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Where the Swells Stayed — A New Pictorial History of the Waldorf Astoria

Nothing promotes time travel like a grand hotel. Step inside and you’re whisked to another era where you can imagine yourself trading stories with Winston Churchill or Grace Kelly, Cole Porter or the Duchess of Windsor, albeit with locally sourced menus and WiFi.

New York’s Waldorf Astoria is one of these full-throttle time machines. If walking into its soaring Art Deco lobby doesn’t deposit you in 1931 or 1945 or whatever 20th-century moment you crave, Waldorf Astoria, a new book by William Alan Morrison should do the trick (Arcadia Publishing; $21.99). Read more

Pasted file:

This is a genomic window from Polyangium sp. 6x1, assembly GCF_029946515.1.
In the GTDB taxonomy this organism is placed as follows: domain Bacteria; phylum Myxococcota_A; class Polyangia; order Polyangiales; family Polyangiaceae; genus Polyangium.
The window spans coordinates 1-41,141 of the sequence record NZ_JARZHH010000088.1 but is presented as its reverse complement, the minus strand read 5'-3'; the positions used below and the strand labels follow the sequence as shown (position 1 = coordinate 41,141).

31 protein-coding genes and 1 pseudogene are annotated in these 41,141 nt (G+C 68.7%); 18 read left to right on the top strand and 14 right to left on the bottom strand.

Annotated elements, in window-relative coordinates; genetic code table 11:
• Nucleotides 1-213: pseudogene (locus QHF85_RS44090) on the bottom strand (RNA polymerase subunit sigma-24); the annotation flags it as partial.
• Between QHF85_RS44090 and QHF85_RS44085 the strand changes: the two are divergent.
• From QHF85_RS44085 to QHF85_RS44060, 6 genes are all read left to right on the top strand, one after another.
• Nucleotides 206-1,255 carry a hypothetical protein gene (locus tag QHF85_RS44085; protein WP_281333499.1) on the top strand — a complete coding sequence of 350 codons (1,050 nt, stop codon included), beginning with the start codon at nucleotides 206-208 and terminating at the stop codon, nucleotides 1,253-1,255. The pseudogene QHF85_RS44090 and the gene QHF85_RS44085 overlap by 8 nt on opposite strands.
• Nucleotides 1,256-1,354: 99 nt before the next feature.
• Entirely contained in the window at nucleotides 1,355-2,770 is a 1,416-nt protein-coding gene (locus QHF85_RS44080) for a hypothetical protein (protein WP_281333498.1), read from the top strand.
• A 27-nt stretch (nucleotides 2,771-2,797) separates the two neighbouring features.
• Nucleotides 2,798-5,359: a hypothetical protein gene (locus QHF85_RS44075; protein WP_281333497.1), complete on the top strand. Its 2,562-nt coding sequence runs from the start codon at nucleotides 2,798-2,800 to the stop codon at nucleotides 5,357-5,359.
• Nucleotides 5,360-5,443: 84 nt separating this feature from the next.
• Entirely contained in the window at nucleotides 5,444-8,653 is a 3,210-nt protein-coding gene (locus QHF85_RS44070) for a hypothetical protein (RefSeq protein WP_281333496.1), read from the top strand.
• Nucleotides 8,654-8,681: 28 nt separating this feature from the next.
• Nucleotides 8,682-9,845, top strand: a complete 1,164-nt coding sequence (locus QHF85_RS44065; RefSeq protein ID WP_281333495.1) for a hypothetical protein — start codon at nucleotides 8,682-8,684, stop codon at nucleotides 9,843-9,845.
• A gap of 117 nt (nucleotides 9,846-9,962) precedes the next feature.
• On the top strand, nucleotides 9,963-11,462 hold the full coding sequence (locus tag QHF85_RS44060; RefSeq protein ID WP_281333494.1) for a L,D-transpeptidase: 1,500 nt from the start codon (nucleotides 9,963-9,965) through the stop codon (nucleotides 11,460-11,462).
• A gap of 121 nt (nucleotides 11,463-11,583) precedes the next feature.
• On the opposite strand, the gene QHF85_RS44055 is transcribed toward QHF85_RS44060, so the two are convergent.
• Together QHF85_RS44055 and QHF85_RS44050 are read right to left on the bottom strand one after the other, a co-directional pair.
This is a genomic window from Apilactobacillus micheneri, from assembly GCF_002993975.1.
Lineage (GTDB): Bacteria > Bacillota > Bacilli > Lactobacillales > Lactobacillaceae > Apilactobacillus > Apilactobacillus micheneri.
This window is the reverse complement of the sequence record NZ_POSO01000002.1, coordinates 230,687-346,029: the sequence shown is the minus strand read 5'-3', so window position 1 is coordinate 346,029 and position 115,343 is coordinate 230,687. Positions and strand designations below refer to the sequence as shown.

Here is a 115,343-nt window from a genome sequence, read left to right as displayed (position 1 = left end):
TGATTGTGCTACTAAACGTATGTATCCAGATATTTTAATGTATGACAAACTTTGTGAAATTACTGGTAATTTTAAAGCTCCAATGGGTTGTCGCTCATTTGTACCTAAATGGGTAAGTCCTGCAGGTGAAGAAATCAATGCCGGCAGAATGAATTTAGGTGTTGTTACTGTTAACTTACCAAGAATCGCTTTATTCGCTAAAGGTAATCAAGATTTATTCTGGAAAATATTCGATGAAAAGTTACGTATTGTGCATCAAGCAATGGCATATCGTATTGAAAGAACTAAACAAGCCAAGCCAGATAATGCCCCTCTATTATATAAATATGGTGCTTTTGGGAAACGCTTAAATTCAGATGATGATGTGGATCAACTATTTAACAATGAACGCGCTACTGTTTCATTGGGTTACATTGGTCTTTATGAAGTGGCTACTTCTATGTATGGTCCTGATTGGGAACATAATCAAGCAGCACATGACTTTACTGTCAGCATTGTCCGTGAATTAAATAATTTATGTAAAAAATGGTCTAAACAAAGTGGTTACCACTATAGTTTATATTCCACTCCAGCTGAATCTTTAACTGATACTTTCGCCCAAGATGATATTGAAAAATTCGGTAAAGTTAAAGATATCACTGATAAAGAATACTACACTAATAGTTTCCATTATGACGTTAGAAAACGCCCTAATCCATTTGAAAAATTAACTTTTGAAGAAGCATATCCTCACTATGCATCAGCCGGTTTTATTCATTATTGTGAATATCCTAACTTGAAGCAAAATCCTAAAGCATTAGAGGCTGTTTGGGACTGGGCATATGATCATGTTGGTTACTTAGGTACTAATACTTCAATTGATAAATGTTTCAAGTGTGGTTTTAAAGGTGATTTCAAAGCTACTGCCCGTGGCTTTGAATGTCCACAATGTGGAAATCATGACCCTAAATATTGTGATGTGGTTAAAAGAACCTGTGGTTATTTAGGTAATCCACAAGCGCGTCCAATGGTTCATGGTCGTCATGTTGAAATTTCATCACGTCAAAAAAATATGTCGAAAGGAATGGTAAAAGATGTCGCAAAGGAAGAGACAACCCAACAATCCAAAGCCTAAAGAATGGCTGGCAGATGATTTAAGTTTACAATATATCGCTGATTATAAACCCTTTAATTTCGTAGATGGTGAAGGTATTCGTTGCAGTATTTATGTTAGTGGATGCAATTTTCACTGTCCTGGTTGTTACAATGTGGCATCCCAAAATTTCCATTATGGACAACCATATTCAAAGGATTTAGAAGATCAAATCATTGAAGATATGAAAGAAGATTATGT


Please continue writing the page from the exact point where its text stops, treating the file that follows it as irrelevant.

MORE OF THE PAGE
Hello, Gorgeous — The Waldorf-Astoria’s Park Avenue Lobby Gets An Art Deco Makeover

Louis Rigal murals — and a silver-leaf ceiling.

Less is more is rarely the first thought that leaps to mind when you enter the Park Avenue lobby of the Waldorf-Astoria. This massive expanse is one of the most superb examples of Art Deco design in town.

The deco is decorative – allegorical murals by French artist Louis Rigal, gilded ceiling reliefs of frolicking naiads and stags, a floor mosaic of the Wheel of Life made from 150,000 tiny tiles. Read more

Touring The Waldorf=Astoria, From the Kitchens to the Mirrors of Versaille

On a visit to the Waldorf=Astoria, I saw a notice for history tours of the hotel offered every Thursday and Saturday morning at 11:30.

Not many hotels boast sufficient history or chutzpah to warrant a tour priced at $50 a person (they do throw in lunch). Besides, the Waldorf devotes four bulging lobby display cases to memorabilia, from place settings for royal dinners to photos of illustrious guests, like Winston Churchill, John F. Kennedy and Bruce Springsteen. What more could there possibly be? Read more